Hidden Gems Wilderness Bill Achieves Key Milestone

Posted: Apr 23, 2011 by Sam Szarka

Acorn Creek Proposed Wilderness - Photo: Karn Stiegelmeier

April 23, 2011 – House district 2 Congressman Scott Polis announced the introduction of the Eagle and Summit County Preservation Act, which seeks to create key wilderness designations in central Colorado.

During today’s announcement in the State Capitol, Congressman Scott Polis remarked about the importance of the legislation, “These wild landscapes are what make Colorado the special place that we love. Preserving our natural resources strengthens the economic resources that support Colorado jobs. We also ensure that generations of Coloradans can enjoy these special places for fun, adventure or just enjoying the peace of the outdoors. That’s why this bill, which is the product of months of consensus building, enjoys such broad support.”

For many months, local groups, ranchers, and outdoor enthusiasts have been working closely together on an initiative dubbed “Hidden Gems” a moniker that describes the value and scarcity of Colorado’s remaining wild lands. Scott Polis’ bill is the fruit of months of effort and lobbying that has been the work of these western slope grassroots groups who have pushed for Hidden Gems to be included in wilderness legislation.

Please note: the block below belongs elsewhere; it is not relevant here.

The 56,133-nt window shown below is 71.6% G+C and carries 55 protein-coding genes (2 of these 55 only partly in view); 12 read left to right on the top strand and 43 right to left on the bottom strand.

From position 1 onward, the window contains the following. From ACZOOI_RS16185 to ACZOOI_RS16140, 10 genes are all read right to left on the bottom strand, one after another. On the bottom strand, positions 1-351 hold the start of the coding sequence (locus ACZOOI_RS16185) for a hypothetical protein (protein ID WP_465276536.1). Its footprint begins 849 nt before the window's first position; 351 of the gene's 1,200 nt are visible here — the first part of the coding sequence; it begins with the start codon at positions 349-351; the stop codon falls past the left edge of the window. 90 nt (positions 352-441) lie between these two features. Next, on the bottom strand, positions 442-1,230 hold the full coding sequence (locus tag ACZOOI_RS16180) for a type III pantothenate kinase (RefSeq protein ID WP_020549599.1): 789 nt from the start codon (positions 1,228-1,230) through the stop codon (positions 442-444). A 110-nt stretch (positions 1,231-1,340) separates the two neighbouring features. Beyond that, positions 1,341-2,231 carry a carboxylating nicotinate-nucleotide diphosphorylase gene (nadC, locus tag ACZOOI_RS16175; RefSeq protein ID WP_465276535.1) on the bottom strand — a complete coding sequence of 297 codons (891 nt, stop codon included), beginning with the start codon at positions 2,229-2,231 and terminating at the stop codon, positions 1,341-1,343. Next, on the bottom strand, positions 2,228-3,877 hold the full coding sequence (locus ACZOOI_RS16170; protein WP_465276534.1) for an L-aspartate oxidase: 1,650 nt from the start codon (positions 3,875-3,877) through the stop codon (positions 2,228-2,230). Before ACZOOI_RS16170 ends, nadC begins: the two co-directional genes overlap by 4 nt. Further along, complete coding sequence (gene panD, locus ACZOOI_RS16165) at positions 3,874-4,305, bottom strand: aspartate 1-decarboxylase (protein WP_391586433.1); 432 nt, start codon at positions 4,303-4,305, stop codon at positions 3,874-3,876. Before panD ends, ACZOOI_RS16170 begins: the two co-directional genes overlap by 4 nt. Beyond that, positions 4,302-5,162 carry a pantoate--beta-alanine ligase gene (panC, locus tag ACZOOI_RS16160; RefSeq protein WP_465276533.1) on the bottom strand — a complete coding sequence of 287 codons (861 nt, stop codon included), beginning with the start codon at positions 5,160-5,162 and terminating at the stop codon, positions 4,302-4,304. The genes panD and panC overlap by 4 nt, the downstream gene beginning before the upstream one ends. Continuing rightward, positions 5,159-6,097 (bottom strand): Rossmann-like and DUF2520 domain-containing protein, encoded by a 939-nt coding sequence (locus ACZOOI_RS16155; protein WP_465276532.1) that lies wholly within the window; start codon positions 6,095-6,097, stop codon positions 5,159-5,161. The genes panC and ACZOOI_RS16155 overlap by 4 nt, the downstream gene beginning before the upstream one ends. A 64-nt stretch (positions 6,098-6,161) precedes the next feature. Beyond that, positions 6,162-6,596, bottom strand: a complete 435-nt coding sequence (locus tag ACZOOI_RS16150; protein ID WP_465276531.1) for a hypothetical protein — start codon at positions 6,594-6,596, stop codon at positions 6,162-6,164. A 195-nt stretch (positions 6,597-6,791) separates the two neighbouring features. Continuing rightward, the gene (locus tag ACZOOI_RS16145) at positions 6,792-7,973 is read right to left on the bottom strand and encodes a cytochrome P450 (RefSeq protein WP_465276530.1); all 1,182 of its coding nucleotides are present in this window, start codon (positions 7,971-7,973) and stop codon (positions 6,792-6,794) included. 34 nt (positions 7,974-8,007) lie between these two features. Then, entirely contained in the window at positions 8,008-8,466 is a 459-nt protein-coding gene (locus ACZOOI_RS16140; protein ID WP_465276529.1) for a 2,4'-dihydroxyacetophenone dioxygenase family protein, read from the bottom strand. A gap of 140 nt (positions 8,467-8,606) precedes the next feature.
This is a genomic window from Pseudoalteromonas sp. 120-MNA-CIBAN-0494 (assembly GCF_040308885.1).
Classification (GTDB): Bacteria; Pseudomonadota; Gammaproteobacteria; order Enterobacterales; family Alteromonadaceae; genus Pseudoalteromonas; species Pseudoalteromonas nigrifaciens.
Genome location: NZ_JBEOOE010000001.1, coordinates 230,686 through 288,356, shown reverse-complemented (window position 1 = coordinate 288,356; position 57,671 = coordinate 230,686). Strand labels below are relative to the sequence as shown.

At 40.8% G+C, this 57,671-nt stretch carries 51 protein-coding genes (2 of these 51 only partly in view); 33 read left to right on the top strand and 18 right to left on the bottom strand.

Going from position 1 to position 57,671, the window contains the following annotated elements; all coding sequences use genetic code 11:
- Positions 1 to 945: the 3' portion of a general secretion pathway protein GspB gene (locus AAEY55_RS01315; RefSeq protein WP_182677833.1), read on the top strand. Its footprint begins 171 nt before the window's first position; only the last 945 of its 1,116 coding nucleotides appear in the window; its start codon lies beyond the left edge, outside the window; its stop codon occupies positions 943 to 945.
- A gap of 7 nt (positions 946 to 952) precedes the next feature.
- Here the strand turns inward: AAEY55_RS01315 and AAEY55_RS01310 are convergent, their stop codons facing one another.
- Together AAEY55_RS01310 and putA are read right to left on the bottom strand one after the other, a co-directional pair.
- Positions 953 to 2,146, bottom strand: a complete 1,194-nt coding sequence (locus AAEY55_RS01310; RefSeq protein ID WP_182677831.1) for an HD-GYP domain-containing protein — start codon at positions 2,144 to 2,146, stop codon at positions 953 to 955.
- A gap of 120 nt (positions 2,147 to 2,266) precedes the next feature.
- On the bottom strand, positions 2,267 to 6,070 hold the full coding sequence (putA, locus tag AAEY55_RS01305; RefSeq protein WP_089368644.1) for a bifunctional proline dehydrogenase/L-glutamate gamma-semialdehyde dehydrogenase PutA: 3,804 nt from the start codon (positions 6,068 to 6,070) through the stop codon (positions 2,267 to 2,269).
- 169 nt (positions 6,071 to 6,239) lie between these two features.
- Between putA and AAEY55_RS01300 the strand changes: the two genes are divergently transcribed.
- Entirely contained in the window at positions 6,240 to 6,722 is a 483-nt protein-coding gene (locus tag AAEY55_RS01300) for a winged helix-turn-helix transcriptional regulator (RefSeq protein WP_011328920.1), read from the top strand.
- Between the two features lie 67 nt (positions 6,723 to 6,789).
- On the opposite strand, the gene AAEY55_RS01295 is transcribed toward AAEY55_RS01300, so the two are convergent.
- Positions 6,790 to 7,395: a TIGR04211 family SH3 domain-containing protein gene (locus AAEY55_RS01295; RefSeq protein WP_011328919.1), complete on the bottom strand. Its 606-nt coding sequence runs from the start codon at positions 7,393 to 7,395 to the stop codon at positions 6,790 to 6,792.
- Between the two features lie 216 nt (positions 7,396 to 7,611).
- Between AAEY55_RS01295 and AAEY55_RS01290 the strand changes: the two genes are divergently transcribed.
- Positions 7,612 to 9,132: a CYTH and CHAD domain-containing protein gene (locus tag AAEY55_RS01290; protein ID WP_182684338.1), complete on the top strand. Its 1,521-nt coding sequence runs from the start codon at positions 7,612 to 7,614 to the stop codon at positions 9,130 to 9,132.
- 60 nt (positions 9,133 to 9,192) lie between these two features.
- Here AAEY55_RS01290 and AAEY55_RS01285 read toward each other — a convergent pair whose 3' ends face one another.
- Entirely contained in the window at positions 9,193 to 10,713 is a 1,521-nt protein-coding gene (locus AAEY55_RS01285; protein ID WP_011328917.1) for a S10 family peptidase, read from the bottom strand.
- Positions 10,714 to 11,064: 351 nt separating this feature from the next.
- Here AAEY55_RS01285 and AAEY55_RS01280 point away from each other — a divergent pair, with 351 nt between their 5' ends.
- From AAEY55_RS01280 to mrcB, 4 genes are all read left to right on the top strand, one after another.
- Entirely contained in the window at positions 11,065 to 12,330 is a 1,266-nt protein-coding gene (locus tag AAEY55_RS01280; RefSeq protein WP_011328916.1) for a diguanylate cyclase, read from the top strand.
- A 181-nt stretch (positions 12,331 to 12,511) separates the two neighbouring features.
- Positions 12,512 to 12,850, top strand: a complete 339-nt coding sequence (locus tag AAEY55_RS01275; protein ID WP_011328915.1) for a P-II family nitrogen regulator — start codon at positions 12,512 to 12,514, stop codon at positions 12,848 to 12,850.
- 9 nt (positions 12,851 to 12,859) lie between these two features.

The proposed wilderness areas contained in Congressman Polis’ Eagle and Summit County Preservation Act are in and around the towns of Vail and Aspen in the Roaring Fork and Vail valleys. Entirely new wilderness areas as well as additions to the popular Maroon Bells, Eagles Nest, and Holy Cross Wilderness areas are included in the legislation.

Take Action and Preserve Colorado’s Wild Lands for the Future

Colorado’s Wild Areas supports this legislation, and will continue to provide up to date information about this wilderness bill. You can support the Eagle and Summit County Preservation Act by contacting your local congressman or senator. provides a convient way to do just that. Take action and support protecting Colorado’s remaining wild lands on the western slope.

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